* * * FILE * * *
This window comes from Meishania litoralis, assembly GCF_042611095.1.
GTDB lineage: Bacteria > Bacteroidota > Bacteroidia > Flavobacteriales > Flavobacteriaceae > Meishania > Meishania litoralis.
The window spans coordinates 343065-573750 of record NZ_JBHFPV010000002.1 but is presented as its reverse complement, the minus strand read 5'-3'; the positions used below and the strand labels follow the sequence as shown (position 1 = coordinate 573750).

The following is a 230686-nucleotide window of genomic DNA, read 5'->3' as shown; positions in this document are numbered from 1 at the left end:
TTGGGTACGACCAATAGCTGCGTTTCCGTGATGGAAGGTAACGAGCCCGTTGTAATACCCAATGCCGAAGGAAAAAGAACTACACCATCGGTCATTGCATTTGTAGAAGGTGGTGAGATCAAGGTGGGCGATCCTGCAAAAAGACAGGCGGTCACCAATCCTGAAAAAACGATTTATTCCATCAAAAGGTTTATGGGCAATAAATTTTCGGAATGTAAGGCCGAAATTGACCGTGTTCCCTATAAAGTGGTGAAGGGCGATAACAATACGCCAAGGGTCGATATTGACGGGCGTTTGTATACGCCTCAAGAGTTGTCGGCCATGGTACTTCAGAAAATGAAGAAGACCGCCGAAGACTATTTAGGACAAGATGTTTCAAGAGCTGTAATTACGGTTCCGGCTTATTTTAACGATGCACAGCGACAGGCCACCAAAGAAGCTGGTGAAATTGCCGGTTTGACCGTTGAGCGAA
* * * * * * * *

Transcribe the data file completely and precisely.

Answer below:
This window comes from Meishania litoralis, assembly GCF_042611095.1.
GTDB lineage: Bacteria > Bacteroidota > Bacteroidia > Flavobacteriales > Flavobacteriaceae > Meishania > Meishania litoralis.
The window spans coordinates 343065-573750 of record NZ_JBHFPV010000002.1 but is presented as its reverse complement, the minus strand read 5'-3'; the positions used below and the strand labels follow the sequence as shown (position 1 = coordinate 573750).

The following is a 230686-nucleotide window of genomic DNA, read 5'->3' as shown; positions in this document are numbered from 1 at the left end:
TTGGGTACGACCAATAGCTGCGTTTCCGTGATGGAAGGTAACGAGCCCGTTGTAATACCCAATGCCGAAGGAAAAAGAACTACACCATCGGTCATTGCATTTGTAGAAGGTGGTGAGATCAAGGTGGGCGATCCTGCAAAAAGACAGGCGGTCACCAATCCTGAAAAAACGATTTATTCCATCAAAAGGTTTATGGGCAATAAATTTTCGGAATGTAAGGCCGAAATTGACCGTGTTCCCTATAAAGTGGTGAAGGGCGATAACAATACGCCAAGGGTCGATATTGACGGGCGTTTGTATACGCCTCAAGAGTTGTCGGCCATGGTACTTCAGAAAATGAAGAAGACCGCCGAAGACTATTTAGGACAAGATGTTTCAAGAGCTGTAATTACGGTTCCGGCTTATTTTAACGATGCACAGCGACAGGCCACCAAAGAAGCTGGTGAAATTGCCGGTTTGACCGTTGAGCGAA